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Story Hunter: Universal Messages Drawn without Words

A new "silent" manga contest is looking for the next great talent — and an editor to guide them.

By 2 min read

Yes, Virgina, there is a dream manga job for foreigners in Japan.

How many of us were first inspired to come to Japan by the country’s famous exports of anime and manga? A number of fans of Astro Boy, Sailor Moon, Akira, Pokémon and other franchises like Tsukasa Hojo’s City Hunter may even have come here with crazy dreams of getting involved in the industry. An even smaller portion of us may have actually succeeded in pursuing that dream.

There is a perception in Japan, though, that foreigners can’t create manga to the same taste as the Japanese. Some say it’s because the process of creating American and European animation and comics starts with a writer drafting a story which is then illustrated. Manga in Japan, however, is created from the beginning as a wholly visual medium with the artist — or manga-ka — as the driving force. There’s no question that both styles have become huge forces in popular culture — at the magazine stand, on TV and gracing the big screen.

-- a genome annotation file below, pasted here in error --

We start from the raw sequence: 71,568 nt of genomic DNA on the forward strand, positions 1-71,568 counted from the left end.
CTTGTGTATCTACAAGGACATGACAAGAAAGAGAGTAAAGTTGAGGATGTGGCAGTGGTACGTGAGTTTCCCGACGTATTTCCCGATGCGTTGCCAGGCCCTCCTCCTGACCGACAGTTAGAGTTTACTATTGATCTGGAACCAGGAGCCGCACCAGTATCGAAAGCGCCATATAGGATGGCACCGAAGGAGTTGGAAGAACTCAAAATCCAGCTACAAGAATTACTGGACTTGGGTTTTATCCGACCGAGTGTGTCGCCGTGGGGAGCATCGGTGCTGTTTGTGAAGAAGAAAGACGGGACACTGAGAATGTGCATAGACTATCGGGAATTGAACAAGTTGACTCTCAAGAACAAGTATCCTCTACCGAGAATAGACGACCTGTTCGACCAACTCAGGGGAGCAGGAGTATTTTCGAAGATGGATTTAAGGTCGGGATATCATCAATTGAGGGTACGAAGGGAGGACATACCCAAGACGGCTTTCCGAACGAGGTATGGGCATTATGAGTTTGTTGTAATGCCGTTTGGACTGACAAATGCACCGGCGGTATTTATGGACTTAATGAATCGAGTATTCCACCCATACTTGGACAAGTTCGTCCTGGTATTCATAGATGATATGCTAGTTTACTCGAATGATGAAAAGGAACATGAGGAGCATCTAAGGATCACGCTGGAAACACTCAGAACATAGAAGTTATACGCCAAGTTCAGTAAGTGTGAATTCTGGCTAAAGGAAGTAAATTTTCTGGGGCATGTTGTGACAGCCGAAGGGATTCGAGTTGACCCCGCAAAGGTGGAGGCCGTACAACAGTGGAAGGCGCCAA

There’s been a lot of time and cross-cultural pollination since those disparate origins collided. Now, a domestic icon of the manga scene is acting on the belief that foreigners can — and should — create manga like the Japanese.

Tetsuo Hara — the creator of Fist of the North Star and other staple manga titles — believes the future of manga is in inclusivity. His company, Coamix, has created the Silent Manga Audition as a way of proving that the art form — and its accompanying message — is universal.

The idea? To strip away all language, leaving only the visual images — and a message direct from the heart.

Since its launch in 2012, the contest has been wildly successful. Artists have had their creations brought to life as animation and live-action short films. Some have even gone on to professional careers in the manga world.

The Silent Manga Audition is a bridge between cultures. It promotes the idea that foreigners can indeed create great manga. Further, the idea has the support of a well-known Japanese anime studio. And guess what? They’re hiring!

So if you love manga and you’ve dreamt of being involved in the business — then now is the perfect chance. Check out the Silent Manga Competition and apply for a key insider job in the industry right here on GaijinPot.

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